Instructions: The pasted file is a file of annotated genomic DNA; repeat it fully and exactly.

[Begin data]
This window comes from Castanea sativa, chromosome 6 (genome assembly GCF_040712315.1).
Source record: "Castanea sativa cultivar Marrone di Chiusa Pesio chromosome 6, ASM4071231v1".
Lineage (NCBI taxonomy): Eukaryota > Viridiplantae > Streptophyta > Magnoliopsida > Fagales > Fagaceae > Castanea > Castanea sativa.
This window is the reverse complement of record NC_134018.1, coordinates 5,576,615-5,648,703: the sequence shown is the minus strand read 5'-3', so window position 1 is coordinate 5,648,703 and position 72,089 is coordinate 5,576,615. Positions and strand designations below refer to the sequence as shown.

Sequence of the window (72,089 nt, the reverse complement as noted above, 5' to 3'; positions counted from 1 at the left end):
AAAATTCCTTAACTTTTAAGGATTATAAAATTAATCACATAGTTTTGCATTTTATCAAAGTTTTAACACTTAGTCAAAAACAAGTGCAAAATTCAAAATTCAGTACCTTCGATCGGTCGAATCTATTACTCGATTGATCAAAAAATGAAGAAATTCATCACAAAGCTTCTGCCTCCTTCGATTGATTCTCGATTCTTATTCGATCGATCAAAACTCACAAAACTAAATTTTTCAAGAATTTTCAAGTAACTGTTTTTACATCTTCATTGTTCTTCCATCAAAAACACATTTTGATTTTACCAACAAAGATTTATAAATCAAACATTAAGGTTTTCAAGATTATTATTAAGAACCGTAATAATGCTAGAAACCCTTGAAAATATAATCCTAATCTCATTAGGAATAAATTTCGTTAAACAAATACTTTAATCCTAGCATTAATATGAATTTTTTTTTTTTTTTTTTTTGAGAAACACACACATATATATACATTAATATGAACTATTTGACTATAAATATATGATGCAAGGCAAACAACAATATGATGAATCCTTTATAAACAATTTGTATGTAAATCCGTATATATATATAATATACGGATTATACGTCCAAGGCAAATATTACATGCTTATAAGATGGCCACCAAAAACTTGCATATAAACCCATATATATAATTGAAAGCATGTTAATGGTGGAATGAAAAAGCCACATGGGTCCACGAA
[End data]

This window comes from Castanea sativa, chromosome 6 (genome assembly GCF_040712315.1).
Source record: "Castanea sativa cultivar Marrone di Chiusa Pesio chromosome 6, ASM4071231v1".
Lineage (NCBI taxonomy): Eukaryota > Viridiplantae > Streptophyta > Magnoliopsida > Fagales > Fagaceae > Castanea > Castanea sativa.
This window is the reverse complement of record NC_134018.1, coordinates 5,576,615-5,648,703: the sequence shown is the minus strand read 5'-3', so window position 1 is coordinate 5,648,703 and position 72,089 is coordinate 5,576,615. Positions and strand designations below refer to the sequence as shown.

Sequence of the window (72,089 nt, the reverse complement as noted above, 5' to 3'; positions counted from 1 at the left end):
AAAATTCCTTAACTTTTAAGGATTATAAAATTAATCACATAGTTTTGCATTTTATCAAAGTTTTAACACTTAGTCAAAAACAAGTGCAAAATTCAAAATTCAGTACCTTCGATCGGTCGAATCTATTACTCGATTGATCAAAAAATGAAGAAATTCATCACAAAGCTTCTGCCTCCTTCGATTGATTCTCGATTCTTATTCGATCGATCAAAACTCACAAAACTAAATTTTTCAAGAATTTTCAAGTAACTGTTTTTACATCTTCATTGTTCTTCCATCAAAAACACATTTTGATTTTACCAACAAAGATTTATAAATCAAACATTAAGGTTTTCAAGATTATTATTAAGAACCGTAATAATGCTAGAAACCCTTGAAAATATAATCCTAATCTCATTAGGAATAAATTTCGTTAAACAAATACTTTAATCCTAGCATTAATATGAATTTTTTTTTTTTTTTTTTTTGAGAAACACACACATATATATACATTAATATGAACTATTTGACTATAAATATATGATGCAAGGCAAACAACAATATGATGAATCCTTTATAAACAATTTGTATGTAAATCCGTATATATATATAATATACGGATTATACGTCCAAGGCAAATATTACATGCTTATAAGATGGCCACCAAAAACTTGCATATAAACCCATATATATAATTGAAAGCATGTTAATGGTGGAATGAAAAAGCCACATGGGTCCACGAA